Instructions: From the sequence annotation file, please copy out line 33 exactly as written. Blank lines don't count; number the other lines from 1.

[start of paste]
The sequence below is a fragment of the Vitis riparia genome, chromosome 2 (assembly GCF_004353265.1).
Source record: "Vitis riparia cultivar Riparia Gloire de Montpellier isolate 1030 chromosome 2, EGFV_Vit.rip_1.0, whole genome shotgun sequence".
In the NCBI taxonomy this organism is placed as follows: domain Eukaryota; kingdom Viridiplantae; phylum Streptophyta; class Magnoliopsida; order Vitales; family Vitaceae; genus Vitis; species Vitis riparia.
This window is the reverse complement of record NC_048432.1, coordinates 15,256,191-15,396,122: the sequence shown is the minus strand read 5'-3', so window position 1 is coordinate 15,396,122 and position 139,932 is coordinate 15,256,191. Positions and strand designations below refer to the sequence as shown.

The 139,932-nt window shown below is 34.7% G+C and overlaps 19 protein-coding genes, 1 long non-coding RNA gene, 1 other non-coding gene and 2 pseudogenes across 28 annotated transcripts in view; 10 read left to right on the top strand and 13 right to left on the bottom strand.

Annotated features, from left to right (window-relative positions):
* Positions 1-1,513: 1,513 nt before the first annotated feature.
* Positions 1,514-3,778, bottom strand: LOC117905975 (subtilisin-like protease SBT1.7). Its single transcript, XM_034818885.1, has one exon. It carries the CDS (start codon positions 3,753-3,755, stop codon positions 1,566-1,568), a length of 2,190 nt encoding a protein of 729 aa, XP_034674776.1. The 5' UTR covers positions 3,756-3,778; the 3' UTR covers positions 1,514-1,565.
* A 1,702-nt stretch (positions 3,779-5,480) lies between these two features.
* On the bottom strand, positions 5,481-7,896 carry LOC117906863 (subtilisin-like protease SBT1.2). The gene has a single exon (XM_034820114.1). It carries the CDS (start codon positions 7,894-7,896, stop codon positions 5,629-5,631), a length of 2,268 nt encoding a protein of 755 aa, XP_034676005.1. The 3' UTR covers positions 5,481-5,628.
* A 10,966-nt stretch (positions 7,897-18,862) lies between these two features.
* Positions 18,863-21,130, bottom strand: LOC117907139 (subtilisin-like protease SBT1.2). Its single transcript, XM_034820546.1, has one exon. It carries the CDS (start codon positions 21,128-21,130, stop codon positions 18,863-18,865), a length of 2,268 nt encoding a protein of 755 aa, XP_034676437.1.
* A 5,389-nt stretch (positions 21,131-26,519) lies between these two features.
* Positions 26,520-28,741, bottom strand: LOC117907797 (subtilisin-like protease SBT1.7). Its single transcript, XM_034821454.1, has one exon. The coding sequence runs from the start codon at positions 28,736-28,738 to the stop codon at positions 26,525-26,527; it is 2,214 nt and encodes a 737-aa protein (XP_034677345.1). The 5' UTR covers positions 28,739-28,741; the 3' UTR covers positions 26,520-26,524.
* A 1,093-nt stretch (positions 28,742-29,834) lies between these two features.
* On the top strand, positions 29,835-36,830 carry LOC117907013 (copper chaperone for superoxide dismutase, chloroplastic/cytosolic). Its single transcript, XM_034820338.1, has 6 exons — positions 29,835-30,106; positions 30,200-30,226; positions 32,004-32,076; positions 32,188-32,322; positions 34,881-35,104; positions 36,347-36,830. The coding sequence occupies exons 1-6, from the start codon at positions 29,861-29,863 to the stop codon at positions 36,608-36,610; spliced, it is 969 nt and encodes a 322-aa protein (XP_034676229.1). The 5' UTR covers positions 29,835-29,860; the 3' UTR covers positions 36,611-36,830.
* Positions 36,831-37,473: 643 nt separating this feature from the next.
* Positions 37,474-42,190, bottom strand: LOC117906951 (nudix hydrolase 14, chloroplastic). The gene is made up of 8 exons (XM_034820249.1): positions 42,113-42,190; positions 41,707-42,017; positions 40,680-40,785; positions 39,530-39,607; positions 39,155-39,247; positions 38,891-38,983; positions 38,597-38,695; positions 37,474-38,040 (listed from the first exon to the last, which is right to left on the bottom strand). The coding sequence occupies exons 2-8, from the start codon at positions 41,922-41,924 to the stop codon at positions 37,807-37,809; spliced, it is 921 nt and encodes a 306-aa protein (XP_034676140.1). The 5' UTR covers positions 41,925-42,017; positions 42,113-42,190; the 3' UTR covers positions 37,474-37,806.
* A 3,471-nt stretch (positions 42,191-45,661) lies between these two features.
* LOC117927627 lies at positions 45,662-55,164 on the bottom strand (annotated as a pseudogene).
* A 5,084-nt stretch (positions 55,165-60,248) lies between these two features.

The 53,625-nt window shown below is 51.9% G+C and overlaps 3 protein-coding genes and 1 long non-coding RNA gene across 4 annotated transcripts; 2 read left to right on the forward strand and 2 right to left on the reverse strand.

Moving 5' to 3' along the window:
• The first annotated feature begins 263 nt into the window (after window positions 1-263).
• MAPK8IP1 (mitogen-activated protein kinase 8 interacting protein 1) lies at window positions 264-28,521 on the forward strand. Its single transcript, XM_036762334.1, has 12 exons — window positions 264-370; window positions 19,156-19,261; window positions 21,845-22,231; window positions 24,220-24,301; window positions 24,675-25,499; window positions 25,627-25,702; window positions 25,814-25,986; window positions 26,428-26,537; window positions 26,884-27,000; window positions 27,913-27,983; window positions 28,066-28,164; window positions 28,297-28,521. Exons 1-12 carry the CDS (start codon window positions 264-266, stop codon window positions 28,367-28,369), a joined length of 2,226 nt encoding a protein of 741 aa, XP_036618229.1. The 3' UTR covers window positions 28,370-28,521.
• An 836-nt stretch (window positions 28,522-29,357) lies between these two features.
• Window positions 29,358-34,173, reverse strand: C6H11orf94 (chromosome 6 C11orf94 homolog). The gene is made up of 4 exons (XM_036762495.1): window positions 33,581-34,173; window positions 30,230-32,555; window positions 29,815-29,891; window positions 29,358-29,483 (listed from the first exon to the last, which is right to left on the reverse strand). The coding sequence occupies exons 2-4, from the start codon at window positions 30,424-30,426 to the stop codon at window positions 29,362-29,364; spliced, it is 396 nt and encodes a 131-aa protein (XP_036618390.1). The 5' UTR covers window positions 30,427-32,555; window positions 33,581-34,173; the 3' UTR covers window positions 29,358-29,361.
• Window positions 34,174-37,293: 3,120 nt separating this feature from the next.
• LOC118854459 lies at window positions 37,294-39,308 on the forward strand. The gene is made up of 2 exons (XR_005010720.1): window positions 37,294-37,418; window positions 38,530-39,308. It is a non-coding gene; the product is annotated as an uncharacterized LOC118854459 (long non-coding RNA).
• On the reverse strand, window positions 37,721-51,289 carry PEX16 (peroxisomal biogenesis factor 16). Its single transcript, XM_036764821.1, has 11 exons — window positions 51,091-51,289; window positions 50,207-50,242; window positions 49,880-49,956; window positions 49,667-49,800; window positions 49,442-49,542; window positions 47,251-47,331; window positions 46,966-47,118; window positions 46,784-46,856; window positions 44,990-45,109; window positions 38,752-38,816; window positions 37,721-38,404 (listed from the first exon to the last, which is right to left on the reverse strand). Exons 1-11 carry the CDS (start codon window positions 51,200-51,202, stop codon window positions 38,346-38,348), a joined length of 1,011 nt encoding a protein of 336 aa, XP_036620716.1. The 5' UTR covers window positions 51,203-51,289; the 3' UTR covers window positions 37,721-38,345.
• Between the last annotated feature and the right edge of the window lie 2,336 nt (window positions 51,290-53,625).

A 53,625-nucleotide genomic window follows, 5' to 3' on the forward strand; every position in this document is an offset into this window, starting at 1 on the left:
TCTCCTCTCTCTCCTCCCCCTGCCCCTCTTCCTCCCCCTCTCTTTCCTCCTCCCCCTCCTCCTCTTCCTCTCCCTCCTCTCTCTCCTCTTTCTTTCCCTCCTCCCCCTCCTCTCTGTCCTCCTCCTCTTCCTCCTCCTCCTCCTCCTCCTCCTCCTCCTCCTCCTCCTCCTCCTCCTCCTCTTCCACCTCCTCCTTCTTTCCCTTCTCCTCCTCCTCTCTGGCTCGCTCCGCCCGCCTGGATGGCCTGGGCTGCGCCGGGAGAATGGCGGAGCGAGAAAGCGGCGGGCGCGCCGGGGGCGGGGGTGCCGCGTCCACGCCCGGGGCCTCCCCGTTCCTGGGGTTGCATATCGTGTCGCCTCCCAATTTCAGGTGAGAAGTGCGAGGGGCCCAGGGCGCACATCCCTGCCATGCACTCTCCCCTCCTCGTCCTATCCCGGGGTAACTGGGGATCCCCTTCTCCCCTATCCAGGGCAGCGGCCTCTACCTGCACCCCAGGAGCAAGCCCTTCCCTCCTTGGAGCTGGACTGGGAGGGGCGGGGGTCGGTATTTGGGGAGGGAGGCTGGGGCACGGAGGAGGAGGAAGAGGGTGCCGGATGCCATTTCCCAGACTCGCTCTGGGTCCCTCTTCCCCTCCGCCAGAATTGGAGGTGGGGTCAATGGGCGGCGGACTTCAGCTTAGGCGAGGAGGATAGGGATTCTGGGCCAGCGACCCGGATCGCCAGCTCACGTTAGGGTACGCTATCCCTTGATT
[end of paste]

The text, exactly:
TCTCCTCTCTCTCCTCCCCCTGCCCCTCTTCCTCCCCCTCTCTTTCCTCCTCCCCCTCCTCCTCTTCCTCTCCCTCCTCTCTCTCCTCTTTCTTTCCCTCCTCCCCCTCCTCTCTGTCCTCCTCCTCTTCCTCCTCCTCCTCCTCCTCCTCCTCCTCCTCCTCCTCCTCCTCCTCCTCCTCTTCCACCTCCTCCTTCTTTCCCTTCTCCTCCTCCTCTCTGGCTCGCTCCGCCCGCCTGGATGGCCTGGGCTGCGCCGGGAGAATGGCGGAGCGAGAAAGCGGCGGGCGCGCCGGGGGCGGGGGTGCCGCGTCCACGCCCGGGGCCTCCCCGTTCCTGGGGTTGCATATCGTGTCGCCTCCCAATTTCAGGTGAGAAGTGCGAGGGGCCCAGGGCGCACATCCCTGCCATGCACTCTCCCCTCCTCGTCCTATCCCGGGGTAACTGGGGATCCCCTTCTCCCCTATCCAGGGCAGCGGCCTCTACCTGCACCCCAGGAGCAAGCCCTTCCCTCCTTGGAGCTGGACTGGGAGGGGCGGGGGTCGGTATTTGGGGAGGGAGGCTGGGGCACGGAGGAGGAGGAAGAGGGTGCCGGATGCCATTTCCCAGACTCGCTCTGGGTCCCTCTTCCCCTCCGCCAGAATTGGAGGTGGGGTCAATGGGCGGCGGACTTCAGCTTAGGCGAGGAGGATAGGGATTCTGGGCCAGCGACCCGGATCGCCAGCTCACGTTAGGGTACGCTATCCCTTGATT